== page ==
Note: This guest post is by Steven Thomas. As President and Owner of Roof Leak Detection Company, Inc., Steven Thomas has evaluated over 20,000 roofing systems on commercial, industrial, and residential properties, and has been qualified in court as an expert in regards to roof testing and evaluations. His company is an approved Testing Laboratory and has held this certification since 1994.

Recently, I have seen a trend following severe weather events, whether the damage is from hail, wind, or extreme amounts of rain (as will occur in Texas and Louisiana this week), where contractors are applying shrink wrap to roofs, apparently to stop water from entering the building.

When you have a leaky roof, it’s costly to repair. The shrink wrap can certainly provide temporary relief from the immediate problem of water enter the structure. However, every novel idea has its problems as well!

Before you allow anyone to shrink wrap your roof, I have a few suggestions:

  1. Make certain that you take plenty of photographs of any damage that may exist. These photographs are essential to justify the installation of the shrink wrap. If you expect your insurance carrier to pay for the cost of the shrink wrap covering, then it’s fair to show them why it was needed.
  2. If a contractor in Texas guarantees that the insurance company will pay for the shrink wrap, they could be violating Texas insurance laws. Furthermore, ask to look at the photographs of damage. If the contractor doesn’t provide you with any photographs clearly illustrating the suspected damage, then more likely than not they are shrink wrapping your roof for no good reason. You could be out thousands of dollars for something you didn’t need.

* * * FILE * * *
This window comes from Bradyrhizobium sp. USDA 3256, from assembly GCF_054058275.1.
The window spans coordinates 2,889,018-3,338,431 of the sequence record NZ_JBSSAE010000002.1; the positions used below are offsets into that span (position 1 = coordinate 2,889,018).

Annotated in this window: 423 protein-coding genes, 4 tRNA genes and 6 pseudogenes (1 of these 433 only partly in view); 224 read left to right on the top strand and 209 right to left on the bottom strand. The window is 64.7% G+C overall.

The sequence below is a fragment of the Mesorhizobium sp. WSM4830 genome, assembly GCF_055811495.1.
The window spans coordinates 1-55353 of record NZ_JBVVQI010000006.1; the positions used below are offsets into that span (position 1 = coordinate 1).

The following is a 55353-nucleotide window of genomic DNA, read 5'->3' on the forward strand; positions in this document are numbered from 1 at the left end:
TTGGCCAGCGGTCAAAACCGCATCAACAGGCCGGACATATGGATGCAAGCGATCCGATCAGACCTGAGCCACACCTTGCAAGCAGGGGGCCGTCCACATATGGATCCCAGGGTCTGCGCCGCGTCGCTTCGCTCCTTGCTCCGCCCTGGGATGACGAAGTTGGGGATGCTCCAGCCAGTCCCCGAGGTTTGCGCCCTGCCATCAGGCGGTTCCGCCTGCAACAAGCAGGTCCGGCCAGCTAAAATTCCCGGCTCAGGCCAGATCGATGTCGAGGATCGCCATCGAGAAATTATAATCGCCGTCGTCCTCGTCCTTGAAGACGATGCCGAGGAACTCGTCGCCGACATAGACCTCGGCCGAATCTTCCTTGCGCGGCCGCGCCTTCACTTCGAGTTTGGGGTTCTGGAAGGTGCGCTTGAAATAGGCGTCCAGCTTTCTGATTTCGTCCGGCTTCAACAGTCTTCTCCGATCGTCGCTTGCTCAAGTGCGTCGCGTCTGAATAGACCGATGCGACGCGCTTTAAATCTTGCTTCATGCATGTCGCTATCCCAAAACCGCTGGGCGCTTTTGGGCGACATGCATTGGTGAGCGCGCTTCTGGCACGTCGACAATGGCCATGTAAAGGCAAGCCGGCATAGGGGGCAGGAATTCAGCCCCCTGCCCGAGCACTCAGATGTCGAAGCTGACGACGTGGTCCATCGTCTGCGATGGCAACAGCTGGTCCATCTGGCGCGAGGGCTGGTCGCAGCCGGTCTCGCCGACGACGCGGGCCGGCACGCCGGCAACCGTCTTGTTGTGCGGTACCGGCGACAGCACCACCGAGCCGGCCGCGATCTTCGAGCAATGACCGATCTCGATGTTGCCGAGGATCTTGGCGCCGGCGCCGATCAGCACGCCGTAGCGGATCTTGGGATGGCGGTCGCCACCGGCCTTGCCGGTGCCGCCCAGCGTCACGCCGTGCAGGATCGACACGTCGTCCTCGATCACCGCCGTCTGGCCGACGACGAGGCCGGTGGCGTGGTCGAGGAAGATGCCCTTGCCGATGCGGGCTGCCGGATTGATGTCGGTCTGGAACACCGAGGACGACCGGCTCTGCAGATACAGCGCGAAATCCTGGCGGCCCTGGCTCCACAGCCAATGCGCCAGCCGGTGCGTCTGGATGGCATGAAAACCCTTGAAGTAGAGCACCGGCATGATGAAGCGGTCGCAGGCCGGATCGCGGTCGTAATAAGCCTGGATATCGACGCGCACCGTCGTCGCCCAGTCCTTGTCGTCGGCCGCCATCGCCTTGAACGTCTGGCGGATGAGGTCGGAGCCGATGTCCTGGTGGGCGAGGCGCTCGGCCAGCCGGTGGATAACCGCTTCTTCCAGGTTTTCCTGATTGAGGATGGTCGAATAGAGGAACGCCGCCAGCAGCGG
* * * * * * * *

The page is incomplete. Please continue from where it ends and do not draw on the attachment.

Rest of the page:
3. With a historic rain event, such as the one in Texas and Louisiana this week, water can find numerous ways to enter a structure. Many times, it is not from a failed roofing system but rather a mechanical component on the roof such as an AC unit, grease trap, or vent pipe. These components could be the reason water entered the building. I have been performing roof moisture surveys (leak detection) for 28 years, and many of the leaks I find are not from the roofing system at all, but rather some mechanical component on the roof. It is always recommended to have someone evaluate your roof who has nothing to gain by what they find!
  4. Make certain the contractor you select to install the shrink wrap is someone who has a long record of working in your area. After a storm event, you will inevitably have a plethora of storm chasers in your area offering their services. Many of these companies prey upon the desperation of the consumer in need. As ridiculous as this may sound, Texas has no licensing requirements for roofing contractors, so you can’t simply file a complaint against their license.As we have witnessed through news coverage, catastrophic events can bring out the best in people. Unfortunately, it can also bring out the worst from unscrupulous people. The age-old adage, “if it seems too good to be true, it probably is,” still rings true today.